Inflation, Price Controls and Compliance during the Korean War

38 Pages Posted: 18 Jun 2023

See all articles by Vincent Carret

Vincent Carret

Center for the History of Political Economy

Date Written: April 1, 2023


Price controls are generally regarded unfavorably by economists, who argue that they will lead to disruptions in production and the emergence of black markets. Using the archives of the Office of Price Stabilization, set up in the United States during the Korean War to enforce price controls, I test this hypothesis. Three results emerge. First, price controls did lead to a curtailment of the production of meat and widespread disruptions in 1951. Second, these regulations incentivized rent-seeking behavior and lobbying from meatpackers, bureaucrats and consumers. Third, most violations were benign, and arose from the widening scope of illegality consequent to the detailed regulation of prices. Overall, the perspective on price controls given by administrative archives is much more negative than what is generally recognized about the Korean experience.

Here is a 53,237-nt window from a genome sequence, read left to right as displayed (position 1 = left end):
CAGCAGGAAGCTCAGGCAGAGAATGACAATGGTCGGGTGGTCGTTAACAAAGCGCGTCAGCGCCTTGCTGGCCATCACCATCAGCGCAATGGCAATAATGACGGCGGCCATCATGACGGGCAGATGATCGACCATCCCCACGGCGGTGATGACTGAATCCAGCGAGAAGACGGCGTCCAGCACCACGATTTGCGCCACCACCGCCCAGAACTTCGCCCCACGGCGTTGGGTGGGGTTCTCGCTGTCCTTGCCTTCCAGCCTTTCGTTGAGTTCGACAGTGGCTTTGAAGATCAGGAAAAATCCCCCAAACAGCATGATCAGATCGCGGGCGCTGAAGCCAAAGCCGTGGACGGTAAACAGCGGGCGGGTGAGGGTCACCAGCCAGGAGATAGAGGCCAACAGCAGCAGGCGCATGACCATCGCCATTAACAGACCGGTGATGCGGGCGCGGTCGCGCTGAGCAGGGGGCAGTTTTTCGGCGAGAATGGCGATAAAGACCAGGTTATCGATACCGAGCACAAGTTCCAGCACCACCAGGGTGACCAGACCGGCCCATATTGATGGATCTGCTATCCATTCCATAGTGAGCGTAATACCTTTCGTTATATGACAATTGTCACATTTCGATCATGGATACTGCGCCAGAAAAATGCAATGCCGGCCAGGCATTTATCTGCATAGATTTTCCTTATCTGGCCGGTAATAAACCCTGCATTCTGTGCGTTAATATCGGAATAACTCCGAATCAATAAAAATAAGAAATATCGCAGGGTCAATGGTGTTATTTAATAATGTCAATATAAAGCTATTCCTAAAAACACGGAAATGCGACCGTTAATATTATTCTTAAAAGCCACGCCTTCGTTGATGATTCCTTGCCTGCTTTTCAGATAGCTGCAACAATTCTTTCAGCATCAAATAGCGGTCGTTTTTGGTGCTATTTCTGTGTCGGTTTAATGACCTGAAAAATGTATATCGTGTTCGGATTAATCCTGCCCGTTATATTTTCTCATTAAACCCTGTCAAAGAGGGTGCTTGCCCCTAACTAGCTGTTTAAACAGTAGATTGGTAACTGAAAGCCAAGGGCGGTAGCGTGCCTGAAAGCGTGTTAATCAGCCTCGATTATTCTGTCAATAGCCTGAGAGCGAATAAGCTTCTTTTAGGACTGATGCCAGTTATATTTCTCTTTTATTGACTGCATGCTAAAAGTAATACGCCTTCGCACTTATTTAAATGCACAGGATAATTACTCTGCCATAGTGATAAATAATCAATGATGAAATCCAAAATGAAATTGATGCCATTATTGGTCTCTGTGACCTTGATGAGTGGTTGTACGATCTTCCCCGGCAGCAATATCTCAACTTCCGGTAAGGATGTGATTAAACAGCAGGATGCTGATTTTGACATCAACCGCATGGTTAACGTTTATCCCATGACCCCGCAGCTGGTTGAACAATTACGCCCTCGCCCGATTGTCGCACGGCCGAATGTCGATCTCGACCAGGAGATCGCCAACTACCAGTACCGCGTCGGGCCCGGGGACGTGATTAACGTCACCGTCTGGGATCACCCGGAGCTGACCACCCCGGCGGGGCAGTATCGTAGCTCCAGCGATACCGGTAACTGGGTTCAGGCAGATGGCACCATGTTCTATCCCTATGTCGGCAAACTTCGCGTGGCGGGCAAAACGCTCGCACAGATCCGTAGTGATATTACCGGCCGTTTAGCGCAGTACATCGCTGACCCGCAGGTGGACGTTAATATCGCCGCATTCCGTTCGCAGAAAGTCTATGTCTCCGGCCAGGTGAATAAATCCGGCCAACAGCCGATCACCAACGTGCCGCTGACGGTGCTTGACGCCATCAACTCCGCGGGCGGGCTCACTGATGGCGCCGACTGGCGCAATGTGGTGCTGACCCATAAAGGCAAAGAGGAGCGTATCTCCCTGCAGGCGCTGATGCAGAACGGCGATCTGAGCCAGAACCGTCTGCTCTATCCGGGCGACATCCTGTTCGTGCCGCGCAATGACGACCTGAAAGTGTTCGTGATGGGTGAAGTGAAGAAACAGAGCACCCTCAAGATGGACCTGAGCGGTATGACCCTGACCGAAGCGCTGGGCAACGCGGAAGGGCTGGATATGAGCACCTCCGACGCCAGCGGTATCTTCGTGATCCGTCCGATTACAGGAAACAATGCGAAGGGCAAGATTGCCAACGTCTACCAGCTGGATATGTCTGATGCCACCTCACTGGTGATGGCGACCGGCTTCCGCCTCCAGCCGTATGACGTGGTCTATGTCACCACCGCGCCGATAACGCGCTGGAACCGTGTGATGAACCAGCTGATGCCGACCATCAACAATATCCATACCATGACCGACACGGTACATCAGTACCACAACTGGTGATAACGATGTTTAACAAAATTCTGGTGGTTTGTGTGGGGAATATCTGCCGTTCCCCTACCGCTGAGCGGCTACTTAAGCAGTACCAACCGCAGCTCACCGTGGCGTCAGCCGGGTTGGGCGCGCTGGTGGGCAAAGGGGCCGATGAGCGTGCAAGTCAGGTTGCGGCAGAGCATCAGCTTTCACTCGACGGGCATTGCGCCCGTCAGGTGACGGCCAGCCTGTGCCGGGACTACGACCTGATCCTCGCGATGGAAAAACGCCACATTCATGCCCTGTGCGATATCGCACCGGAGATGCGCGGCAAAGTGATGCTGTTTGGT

Keywords: price controls, Korean War, Office of Price Stabilization, black markets, inflation, informal economy

JEL Classification: N12, N42, K23, L11, L51, M48

Suggested Citation

Carret, Vincent, Inflation, Price Controls and Compliance during the Korean War (April 1, 2023). Available at SSRN: or

Vincent Carret (Contact Author)

Center for the History of Political Economy ( email )

213 Social Sciences Building
Box 90097
Durham, NC 27708-0204
United States

Do you have a job opening that you would like to promote on SSRN?

Paper statistics

Abstract Views
PlumX Metrics